Social Media: A Discussion

Hello Everyone!

I know I missed a post last week, which is because I like everyone else have been struggling with all the new measures put in place against the virus.

This week I wanted to talk about Social Media.

There has been quite a lot of talk about it lately because people are signing off to avoid news about the virus, which I get and I actually did do for a few days as well because I was sick to death of seeing the words ‘Social  Distancing’.

What I wanted to do today though is to start a discussion about Social Media and whether it really is as bad as everyone makes it out to be.

I’m 17, so I’m firmly in the Gen Z category and have grown up with social media and technology just as much as the next person, but unlike a lot of people, I have a very positive relationship with my social media and online presence. There is a lot of talk about ‘social media vs reality’ and whether social media is the cause of our generation’s mental issues. I can say without a doubt that it isn’t because while I may not be a professional I am part of this generation and everyone I’ve talked to, including my own experiences puts the root of the issue down to schools and society as a whole.

Today I want to talk about my experiences with social media, how it has been really nothing but a positive aspect of my life and my belief that people who find it to be a negative place are using it wrong.

My Experiences

My experiences with social media have never been anything but positive. I started out on Tumblr and Pinterest when I was 11/12 and threw myself into the fandom culture. I was and still am an avid reader and found so many people I could talk to about my favourite books. I was lonely and sad and having access to a whole online community of people who loved the same things as me probably saved my life.

Over the next few years I moved away from Tumblr and started my Bookstagram. I had a whole Instagram page dedicated to posting pictures of books and I was welcomed into the community with open arms. It is a community I’m still a part of to this day. These days I also have a photography account: @thephotographydragon to showcase my work and get myself out there in the photography community, which is clearly worked since several opportunities have already come of it.

An amazing example of the positive influences social media can have is that I never would have met my good friend Charlie without it. We met through a meet up that was held by a YouTuber we both loved, which would never have been possible without social media.

Social media has brought me so many positive things over the years including a community, a place to feel safe, friends (both real and online), a place to share my work and it is an unlimited source of inspiration that I turn to on a daily basis to fuel my creative projects. Even this blog your reading is technically a form of social media, which I bet you found through one of my social platforms.

In short, my experience with social media has been nothing but positive. Yes I get the occasional DM from someone creepy, so I block them and move on and in recent weeks all the talk about the virus got a bit too much, so I signed off for a couple of days. Truthfully that had nothing to do with it having a negative impact on me though. I was just really sick of it being all I was seeing. I use social media to find inspiration and motivation, but since the only thing anyone was talking about was the virus, I couldn’t find any new content to inspire me, so I signed off for a few days until people had exhausted the topic and gone back to their usual content.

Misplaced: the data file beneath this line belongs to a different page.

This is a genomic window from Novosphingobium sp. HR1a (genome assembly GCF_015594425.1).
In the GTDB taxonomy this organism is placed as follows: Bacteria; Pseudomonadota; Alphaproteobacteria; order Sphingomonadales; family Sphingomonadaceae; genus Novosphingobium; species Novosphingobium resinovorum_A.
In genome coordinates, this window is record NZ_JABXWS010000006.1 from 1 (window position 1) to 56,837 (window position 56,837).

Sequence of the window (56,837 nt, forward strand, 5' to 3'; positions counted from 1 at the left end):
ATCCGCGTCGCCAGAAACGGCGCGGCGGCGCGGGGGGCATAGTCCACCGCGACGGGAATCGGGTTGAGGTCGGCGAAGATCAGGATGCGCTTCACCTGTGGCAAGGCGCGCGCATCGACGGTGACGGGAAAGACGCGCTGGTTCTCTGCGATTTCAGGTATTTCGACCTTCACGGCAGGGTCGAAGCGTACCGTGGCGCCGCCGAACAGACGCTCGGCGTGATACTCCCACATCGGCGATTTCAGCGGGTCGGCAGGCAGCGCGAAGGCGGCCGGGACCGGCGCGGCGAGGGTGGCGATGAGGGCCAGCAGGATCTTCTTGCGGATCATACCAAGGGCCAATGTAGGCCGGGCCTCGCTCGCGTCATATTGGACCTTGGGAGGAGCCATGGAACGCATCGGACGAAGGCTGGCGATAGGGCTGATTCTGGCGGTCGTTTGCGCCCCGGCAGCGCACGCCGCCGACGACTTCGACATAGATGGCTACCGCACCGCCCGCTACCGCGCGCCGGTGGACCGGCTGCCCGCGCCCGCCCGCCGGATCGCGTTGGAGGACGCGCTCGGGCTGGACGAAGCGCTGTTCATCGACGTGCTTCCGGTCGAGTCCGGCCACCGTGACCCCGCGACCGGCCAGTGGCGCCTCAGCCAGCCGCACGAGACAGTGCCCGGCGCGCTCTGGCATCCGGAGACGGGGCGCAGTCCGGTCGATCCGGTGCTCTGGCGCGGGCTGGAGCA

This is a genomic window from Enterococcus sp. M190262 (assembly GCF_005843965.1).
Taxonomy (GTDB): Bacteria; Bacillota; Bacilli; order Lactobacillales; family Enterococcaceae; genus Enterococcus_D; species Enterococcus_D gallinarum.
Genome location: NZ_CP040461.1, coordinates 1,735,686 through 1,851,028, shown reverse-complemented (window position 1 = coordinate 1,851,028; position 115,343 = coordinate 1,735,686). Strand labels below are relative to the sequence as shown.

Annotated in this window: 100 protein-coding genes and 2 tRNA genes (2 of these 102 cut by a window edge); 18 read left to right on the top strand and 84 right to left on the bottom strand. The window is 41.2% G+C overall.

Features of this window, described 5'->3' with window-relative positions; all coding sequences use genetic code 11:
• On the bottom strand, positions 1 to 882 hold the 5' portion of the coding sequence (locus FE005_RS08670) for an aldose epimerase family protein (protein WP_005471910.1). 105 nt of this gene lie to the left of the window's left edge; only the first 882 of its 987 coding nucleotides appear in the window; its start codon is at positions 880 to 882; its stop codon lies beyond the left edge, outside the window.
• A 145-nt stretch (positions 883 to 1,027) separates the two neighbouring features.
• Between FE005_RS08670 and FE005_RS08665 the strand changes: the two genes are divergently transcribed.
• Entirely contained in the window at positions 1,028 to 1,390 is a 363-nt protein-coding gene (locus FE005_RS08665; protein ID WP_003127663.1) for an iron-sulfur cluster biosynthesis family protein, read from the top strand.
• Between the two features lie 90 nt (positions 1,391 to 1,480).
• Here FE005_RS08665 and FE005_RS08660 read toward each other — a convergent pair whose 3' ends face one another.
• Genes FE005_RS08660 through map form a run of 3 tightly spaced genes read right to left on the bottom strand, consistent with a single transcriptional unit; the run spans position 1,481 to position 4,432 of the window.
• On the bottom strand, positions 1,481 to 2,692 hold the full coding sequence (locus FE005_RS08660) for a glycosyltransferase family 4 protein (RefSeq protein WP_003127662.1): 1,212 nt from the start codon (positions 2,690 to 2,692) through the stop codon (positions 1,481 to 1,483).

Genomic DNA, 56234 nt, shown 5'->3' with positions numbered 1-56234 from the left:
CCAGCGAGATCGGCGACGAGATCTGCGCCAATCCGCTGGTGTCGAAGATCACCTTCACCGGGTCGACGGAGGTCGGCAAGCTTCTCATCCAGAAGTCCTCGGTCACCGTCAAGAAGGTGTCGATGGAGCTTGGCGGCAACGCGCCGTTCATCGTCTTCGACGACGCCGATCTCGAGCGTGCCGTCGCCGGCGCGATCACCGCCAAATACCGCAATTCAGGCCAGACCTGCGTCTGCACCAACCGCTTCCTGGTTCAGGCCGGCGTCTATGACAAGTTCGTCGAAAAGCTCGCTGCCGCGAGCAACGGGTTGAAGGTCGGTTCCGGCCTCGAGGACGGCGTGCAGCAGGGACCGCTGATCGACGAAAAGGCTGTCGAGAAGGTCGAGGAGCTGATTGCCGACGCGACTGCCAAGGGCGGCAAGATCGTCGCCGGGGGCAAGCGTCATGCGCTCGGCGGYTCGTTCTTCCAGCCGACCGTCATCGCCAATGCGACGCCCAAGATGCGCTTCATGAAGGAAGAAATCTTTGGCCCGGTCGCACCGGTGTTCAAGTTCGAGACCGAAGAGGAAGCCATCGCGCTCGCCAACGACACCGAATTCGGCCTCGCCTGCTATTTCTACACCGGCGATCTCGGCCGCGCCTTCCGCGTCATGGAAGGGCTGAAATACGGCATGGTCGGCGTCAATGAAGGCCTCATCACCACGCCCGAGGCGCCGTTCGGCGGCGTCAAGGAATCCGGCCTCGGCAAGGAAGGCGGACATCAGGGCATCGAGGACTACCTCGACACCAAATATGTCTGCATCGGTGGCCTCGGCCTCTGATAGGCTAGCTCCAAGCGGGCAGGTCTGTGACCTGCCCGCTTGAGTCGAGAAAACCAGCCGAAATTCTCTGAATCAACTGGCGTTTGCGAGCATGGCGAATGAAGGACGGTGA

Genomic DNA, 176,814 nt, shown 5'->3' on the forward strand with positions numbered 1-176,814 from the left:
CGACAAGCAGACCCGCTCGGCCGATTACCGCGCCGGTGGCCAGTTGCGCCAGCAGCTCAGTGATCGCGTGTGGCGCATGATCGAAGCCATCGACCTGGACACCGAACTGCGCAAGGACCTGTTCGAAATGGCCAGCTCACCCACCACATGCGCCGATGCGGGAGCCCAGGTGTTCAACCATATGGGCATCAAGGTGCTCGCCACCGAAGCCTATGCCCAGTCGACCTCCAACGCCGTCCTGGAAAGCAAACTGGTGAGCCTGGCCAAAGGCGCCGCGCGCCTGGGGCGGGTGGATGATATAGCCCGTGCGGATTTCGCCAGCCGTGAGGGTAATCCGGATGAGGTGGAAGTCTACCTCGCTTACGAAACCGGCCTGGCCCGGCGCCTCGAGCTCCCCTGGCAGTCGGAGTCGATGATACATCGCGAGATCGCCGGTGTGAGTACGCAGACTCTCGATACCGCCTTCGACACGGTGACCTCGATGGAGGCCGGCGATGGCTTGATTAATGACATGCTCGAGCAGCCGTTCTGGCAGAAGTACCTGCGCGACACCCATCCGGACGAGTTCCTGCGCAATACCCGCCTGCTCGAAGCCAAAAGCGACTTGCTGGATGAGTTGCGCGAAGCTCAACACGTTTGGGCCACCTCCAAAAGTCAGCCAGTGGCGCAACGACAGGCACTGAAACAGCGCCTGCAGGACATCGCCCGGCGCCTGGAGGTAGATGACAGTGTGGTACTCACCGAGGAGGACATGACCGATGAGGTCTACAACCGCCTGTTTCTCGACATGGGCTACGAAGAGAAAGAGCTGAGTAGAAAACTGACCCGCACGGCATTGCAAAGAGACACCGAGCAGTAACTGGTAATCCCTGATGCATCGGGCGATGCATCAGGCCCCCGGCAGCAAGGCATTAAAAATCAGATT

I know a lot of people don’t share my positive experience though, so let’s talk about some of the common issues people have with social media.

Social Media vs Reality

One of the most common issues I see talked about is the whole ‘Social Media vs Reality’ Discussion. This seems to mostly apply to Instagram, since it is a very visual platform that allows you to easily cater your feed, but I suppose it can spill over into other platforms as well.

I’ll admit that this is a problem to an extent because I think everyone (myself included) likes their feed to look pretty. We edit our photos, stick with a certain filter or colour scheme and of course only post the interesting things. We don’t post about taking out the rubbish, having a shower or filling the car with petrol because that isn’t interesting and certainly doesn’t make a pretty picture. We do post about our holidays, events, the days we like our outfits and our pets because those are the things we’re proud of. Everyone loved holidays, so we’re naturally excited to share our experience, but it obviously isn’t most peoples (or anyone’s really) everyday experience. Even celebrities have to do the dishes.

What I’m trying to say is that social media is a highlight reel. I don’t think anyone is really in the dark about that, which is fine because do you really want to follow someone who posts photos every time they’re doing everyday mundane tasks? Probably not! The problem only arises when you compare someone’s highlight reel to your own outtakes.